As we have amply demonstrated before, our trade partners are not happy with the latest promises from liberal presidential candidates to unilaterally pull out of NAFTA unless Canada and Mexico agree to “renegotiate on terms that are favorable to all of America.” Liberal MP Mark Holland told Canadian TV he doesn’t appreciate “NAFTA being used as a political football — a lot of games being played with something very serious.”
Now Newsweek‘s Fareed Zakaria tells us that U.S. trade partners throughout the world are also distressed by the latest round of progressive protectionist pandering:
Already the mood is shifting abroad. Listening to the Democrats on trade “is enough to send jitters down the spine of most in India,” says the Times Now TV channel in New Delhi. The Canadian press has shared in the global swoon for Obama, but is now beginning to ask questions. “What he is actually saying—and how it might affect Canada—may come as a surprise to otherwise devout Barack boosters,” writes Greg Weston in the Edmonton Sun. The African press has been reporting on George W. Bush’s visit there with affection and, in some cases, by contrasting his views on trade with the Democratic candidates’. The Bangkok Post has compared the Democrats unfavorably with John McCain and his vision of an East Asia bound together, and to the United States, by expanding trade ties.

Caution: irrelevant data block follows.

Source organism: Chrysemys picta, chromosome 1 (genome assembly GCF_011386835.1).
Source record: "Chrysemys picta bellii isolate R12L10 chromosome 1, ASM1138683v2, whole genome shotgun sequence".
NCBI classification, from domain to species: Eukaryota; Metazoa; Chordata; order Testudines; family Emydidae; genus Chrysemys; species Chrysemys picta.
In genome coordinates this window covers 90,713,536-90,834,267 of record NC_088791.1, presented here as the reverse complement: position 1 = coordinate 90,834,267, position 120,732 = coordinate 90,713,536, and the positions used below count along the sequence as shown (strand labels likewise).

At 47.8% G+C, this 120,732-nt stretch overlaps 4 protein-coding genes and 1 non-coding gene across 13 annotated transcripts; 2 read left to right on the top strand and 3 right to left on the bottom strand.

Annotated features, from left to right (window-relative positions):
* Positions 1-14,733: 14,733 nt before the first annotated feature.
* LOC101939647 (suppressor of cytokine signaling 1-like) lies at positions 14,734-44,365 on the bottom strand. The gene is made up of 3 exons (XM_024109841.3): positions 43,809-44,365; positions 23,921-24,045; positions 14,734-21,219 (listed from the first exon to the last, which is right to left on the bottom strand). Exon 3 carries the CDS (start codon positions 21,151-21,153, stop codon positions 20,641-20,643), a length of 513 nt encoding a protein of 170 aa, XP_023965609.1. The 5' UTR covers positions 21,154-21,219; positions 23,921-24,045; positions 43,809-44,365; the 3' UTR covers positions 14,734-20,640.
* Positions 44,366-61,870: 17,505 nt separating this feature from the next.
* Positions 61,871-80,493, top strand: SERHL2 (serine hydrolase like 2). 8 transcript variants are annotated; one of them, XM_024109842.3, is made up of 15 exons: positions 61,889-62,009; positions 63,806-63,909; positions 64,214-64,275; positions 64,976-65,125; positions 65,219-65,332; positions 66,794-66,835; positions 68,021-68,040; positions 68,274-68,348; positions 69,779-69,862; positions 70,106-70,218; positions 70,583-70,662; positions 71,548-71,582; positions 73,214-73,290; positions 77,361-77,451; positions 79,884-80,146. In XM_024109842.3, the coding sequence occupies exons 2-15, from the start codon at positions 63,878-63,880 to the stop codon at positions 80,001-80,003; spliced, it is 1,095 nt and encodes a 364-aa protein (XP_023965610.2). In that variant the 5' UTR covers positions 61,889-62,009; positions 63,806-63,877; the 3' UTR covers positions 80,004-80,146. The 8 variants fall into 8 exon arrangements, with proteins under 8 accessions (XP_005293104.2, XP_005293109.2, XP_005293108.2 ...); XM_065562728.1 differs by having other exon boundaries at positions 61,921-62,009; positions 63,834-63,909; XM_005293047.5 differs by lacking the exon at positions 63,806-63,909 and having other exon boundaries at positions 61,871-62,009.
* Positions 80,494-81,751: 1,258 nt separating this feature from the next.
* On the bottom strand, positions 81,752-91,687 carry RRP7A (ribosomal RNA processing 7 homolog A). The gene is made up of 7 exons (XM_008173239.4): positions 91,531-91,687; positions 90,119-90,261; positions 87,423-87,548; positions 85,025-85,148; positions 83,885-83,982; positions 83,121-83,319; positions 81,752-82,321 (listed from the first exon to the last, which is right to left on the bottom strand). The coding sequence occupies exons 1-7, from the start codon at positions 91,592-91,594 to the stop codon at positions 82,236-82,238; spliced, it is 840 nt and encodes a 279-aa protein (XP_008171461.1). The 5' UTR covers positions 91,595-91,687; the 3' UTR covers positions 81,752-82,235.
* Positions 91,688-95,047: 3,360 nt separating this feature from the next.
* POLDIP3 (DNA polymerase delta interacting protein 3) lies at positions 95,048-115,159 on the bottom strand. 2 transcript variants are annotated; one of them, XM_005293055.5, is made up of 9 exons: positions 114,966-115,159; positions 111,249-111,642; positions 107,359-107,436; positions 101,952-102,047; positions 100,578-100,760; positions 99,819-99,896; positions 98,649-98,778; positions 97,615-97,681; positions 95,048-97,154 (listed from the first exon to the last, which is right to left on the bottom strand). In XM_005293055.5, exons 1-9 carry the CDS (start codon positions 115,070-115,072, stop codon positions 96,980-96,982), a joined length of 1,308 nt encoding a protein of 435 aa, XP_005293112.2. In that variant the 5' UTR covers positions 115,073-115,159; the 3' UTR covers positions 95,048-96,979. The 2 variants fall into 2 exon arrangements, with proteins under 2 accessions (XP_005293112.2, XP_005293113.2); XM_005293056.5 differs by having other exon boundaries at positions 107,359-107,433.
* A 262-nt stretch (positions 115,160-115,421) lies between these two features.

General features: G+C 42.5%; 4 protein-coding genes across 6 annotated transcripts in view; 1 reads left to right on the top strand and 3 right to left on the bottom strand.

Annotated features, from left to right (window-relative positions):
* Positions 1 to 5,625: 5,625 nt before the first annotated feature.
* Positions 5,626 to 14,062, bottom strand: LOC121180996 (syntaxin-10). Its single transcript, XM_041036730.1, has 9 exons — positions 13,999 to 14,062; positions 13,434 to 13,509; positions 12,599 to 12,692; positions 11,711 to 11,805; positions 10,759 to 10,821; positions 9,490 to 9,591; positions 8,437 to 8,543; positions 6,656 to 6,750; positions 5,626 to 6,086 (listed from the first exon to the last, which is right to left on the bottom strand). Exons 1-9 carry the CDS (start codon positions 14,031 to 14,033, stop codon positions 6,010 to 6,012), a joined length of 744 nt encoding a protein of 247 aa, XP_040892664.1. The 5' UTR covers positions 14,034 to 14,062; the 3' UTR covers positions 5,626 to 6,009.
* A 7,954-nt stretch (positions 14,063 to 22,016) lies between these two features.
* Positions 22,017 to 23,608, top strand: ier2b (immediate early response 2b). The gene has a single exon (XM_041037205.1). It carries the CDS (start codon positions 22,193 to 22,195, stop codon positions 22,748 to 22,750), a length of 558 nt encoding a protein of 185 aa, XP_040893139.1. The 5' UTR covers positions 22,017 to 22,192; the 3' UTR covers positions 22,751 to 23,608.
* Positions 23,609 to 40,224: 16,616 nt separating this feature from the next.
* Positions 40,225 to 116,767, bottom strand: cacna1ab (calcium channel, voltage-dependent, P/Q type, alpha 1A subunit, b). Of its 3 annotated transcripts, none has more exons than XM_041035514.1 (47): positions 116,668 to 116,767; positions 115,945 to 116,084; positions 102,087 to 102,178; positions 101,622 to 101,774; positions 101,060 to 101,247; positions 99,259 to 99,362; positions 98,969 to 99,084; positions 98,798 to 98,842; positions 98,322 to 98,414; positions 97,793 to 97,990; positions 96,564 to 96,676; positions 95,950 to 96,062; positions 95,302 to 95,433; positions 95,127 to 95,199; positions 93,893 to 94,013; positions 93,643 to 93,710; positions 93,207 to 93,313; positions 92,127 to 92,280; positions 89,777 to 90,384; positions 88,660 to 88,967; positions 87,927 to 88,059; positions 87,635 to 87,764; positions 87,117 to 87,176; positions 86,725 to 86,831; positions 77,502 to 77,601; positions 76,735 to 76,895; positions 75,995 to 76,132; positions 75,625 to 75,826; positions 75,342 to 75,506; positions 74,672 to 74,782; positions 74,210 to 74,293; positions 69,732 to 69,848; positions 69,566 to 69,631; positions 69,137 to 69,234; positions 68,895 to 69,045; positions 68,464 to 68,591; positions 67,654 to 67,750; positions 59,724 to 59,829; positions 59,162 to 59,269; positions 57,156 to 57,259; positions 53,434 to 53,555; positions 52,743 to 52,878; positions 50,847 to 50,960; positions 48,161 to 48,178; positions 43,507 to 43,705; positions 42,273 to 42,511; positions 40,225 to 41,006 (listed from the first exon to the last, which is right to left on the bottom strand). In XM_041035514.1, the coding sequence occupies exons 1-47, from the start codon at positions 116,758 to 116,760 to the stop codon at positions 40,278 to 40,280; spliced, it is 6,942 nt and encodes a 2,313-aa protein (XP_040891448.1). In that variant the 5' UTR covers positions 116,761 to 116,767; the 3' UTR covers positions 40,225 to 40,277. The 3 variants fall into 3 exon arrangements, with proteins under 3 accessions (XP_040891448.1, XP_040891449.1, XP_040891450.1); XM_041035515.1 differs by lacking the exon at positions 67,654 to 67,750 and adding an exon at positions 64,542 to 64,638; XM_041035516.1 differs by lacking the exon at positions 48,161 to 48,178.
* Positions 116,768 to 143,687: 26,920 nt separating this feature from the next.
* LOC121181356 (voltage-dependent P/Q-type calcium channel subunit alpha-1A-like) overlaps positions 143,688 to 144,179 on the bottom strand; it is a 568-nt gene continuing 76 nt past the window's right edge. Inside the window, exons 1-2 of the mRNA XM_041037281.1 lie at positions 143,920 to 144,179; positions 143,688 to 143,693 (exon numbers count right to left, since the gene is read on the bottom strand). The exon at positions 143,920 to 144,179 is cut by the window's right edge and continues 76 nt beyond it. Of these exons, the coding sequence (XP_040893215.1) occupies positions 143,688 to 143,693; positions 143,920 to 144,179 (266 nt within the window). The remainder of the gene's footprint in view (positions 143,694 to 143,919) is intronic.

Looking ahead to the general election Zakaria wonders if liberals can stay on message:
Railing against Mexicans, Chinese and Indians for stealing American jobs smacks of anger, paranoia and fear of the future. Americans want hope, as Obama says, “hope in the face of difficulty, hope in the face of uncertainty, the audacity of hope.” Where is that courage now?